Your church website through the eyes of a first-time visitor
Websites are one of the most significant forms of outreach today because they offer churches a great way to connect with many new people. They are one of the “welcome mats” of a church. The challenge, however, is that people begin to explore your church and form opinions as unseen guests. Before they set foot inside your church, they will almost certainly have explored all they can find about your church on the internet; through your website, social media, ratings/reviews, and news articles.
Think about it. Before you try a new business or go to an event, this is also likely your approach, if for no other reason than to map directions and determine business hours. It is no different for people considering going to a church. Almost everyone checks online first. According to Forbes, 90% of consumers read online reviews before visiting a business, and two thirds of consumers consider “online search as the most trusted source of information about people and companies”.
Your church website is one of the first impressions that you will make on a potential new congregant. What the website looks like, what it says, and how easy it is to navigate all lend to the story of their decision to move closer or farther away from an actual visit to your church; as opposed to visiting another church across town, or scrapping the idea of visiting any church at all.
The good news is that in 2018, simple websites that make a great impression on first-time visitors can be built and maintained by people with very little technical skill, and for very little monthly cost.
Here are my top 10 things to consider in critiquing your current site, or building a new one that better keeps first-time visitors in mind:
1. Websites must now be mobile friendly
Increasingly, people are accessing the web from mobile devices like smartphones and tablets. I bet many of you are reading this article on your phone right now! For many websites, more than half their traffic in 2018 is coming from users on phones, not computers. The way a website looks on mobile devices is a huge factor in that it may determine if a user will try and explore the site, or give up before getting the information they seek.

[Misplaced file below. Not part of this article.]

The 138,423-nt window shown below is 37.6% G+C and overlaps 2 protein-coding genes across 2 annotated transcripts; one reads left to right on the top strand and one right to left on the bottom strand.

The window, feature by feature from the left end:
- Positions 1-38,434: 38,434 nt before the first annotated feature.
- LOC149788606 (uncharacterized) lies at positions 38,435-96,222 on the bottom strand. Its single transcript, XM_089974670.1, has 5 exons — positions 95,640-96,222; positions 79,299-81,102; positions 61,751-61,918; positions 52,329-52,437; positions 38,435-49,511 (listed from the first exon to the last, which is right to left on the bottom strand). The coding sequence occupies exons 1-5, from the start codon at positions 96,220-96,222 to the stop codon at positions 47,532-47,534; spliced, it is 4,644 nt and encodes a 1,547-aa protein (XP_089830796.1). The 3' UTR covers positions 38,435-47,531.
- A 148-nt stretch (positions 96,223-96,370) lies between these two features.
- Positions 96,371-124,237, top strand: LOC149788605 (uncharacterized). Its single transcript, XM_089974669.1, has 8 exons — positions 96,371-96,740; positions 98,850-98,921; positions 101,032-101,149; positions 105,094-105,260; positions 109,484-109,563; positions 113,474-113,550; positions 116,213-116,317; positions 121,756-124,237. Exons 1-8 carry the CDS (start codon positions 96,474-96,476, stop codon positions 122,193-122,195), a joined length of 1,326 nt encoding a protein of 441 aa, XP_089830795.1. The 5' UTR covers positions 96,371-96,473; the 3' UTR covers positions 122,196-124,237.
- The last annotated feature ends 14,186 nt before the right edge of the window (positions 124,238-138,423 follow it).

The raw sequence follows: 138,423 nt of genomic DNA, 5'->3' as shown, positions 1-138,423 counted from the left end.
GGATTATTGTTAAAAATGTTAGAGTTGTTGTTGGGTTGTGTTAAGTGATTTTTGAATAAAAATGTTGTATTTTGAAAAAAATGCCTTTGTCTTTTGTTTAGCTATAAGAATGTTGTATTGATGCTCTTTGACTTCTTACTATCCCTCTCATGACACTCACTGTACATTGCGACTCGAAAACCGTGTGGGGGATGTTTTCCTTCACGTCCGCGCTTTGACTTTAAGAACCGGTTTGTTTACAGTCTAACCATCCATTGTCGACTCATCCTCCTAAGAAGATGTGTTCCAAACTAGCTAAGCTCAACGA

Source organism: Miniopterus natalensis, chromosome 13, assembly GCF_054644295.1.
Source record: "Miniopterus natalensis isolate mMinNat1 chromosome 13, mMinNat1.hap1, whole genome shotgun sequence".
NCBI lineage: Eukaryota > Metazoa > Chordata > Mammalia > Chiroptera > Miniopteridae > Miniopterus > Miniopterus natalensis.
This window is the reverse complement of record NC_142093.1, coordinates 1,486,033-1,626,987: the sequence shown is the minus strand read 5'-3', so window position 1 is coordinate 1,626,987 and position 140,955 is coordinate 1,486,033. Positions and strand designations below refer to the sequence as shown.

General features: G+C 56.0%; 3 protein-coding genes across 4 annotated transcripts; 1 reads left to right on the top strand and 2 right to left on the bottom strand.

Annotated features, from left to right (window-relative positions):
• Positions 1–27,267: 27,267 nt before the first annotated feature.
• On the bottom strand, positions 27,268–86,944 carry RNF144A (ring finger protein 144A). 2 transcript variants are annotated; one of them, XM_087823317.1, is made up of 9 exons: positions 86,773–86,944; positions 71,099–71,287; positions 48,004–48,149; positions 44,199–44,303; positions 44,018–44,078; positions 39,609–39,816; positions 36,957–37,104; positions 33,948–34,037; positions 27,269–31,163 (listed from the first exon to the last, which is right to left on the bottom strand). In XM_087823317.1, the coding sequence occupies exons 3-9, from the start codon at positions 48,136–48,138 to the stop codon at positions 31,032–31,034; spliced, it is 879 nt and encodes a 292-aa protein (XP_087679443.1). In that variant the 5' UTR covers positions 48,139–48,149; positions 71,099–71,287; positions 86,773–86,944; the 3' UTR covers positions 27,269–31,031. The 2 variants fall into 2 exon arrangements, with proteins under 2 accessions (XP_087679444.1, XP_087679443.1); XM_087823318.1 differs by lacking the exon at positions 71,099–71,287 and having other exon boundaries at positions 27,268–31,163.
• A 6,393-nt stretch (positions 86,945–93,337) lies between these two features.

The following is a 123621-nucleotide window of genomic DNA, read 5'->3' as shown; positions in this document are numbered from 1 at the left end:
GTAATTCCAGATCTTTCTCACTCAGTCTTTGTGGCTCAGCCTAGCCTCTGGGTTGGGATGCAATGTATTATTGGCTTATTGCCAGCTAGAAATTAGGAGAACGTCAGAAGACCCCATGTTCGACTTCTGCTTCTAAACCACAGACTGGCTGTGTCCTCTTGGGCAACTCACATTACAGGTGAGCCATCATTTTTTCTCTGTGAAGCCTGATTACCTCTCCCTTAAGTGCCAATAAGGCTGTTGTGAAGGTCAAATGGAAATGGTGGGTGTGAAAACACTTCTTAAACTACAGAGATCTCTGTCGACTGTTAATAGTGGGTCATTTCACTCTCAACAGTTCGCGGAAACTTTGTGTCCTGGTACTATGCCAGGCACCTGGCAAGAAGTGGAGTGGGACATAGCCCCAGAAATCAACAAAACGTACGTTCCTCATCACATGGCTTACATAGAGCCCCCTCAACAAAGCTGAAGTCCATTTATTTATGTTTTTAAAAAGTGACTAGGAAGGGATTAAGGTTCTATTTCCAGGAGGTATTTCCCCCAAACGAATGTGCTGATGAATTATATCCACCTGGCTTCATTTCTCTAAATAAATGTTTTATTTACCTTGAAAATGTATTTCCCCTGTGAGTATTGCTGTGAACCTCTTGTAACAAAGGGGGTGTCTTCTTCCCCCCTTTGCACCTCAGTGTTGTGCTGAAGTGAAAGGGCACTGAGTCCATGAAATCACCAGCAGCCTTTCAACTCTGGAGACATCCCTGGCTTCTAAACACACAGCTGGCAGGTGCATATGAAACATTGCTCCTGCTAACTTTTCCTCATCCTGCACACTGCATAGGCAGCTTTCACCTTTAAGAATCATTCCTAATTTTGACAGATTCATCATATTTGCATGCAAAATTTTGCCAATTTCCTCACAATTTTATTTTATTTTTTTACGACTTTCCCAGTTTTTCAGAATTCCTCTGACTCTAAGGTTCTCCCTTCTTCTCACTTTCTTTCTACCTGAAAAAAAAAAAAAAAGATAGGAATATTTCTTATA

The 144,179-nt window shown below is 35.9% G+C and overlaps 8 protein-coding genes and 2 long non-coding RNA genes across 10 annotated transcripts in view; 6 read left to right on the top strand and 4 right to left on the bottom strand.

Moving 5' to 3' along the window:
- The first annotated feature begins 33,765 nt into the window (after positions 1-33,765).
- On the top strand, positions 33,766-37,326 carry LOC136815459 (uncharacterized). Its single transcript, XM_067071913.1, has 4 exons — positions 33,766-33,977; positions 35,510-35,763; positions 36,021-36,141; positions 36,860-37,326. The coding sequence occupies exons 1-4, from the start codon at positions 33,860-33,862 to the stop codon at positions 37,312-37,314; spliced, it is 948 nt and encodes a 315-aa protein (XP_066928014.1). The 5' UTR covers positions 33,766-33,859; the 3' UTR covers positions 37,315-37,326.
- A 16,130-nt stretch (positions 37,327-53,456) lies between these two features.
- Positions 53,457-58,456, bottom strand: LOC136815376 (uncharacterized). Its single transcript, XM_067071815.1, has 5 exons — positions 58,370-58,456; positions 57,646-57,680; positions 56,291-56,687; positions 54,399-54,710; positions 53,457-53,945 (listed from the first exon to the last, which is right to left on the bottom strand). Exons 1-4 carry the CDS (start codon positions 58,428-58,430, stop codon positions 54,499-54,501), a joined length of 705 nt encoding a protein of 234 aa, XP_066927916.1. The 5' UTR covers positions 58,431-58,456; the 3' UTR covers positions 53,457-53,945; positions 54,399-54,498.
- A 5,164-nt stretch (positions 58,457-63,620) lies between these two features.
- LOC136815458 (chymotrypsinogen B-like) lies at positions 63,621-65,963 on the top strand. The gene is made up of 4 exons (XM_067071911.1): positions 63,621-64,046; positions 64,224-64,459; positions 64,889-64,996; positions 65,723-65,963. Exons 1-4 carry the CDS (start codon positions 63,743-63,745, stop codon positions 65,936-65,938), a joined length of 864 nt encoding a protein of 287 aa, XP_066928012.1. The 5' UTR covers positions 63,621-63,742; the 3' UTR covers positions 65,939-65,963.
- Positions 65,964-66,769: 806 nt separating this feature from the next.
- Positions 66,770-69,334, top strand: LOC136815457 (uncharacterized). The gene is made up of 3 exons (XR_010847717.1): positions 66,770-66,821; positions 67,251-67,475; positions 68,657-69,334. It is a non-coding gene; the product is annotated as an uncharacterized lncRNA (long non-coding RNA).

Does your website work well on phones and tablets? Are there features that are hard to click on or items you can’t view without a computer? These should be some of the first things to identify and fix.
2. Use a template
Thankfully, today there are many companies who offer beautiful website templates that are designed to work well on mobile devices, and can be maintained by people who are not particularly skilled technically. Companies like Squarespace and Clover Sites are a good place to start for a cheap, mobile-friendly site that your visitors will love to use.
3. Your website needs great photos of your church life
We live in a very visual culture. Tell the story of the life of your church (i.e. not just the building) through vibrant photos. This will help newcomers feel intuitively more connected and engage them emotionally with what your community is like. They may be asking- are there people like me at this church? What will it be like? What should I wear? Photos also give people a sense of the type of worship you practice. Is it more traditional or contemporary? How many people will be there?
It is very likely that you already have some novice or even professional photographers in your congregation who can help take photos a few times a year because the hobby of photography is now more accessible than ever in the digital age. In my experience at C4 Church, photographers are often looking for an opportunity to serve in this skill. But if you can’t find someone, it’s worth the investment to spend a few hundred dollars to hire someone who can take photos for the website of Sunday worship services or some of the special events at your church.
4. Accuracy matters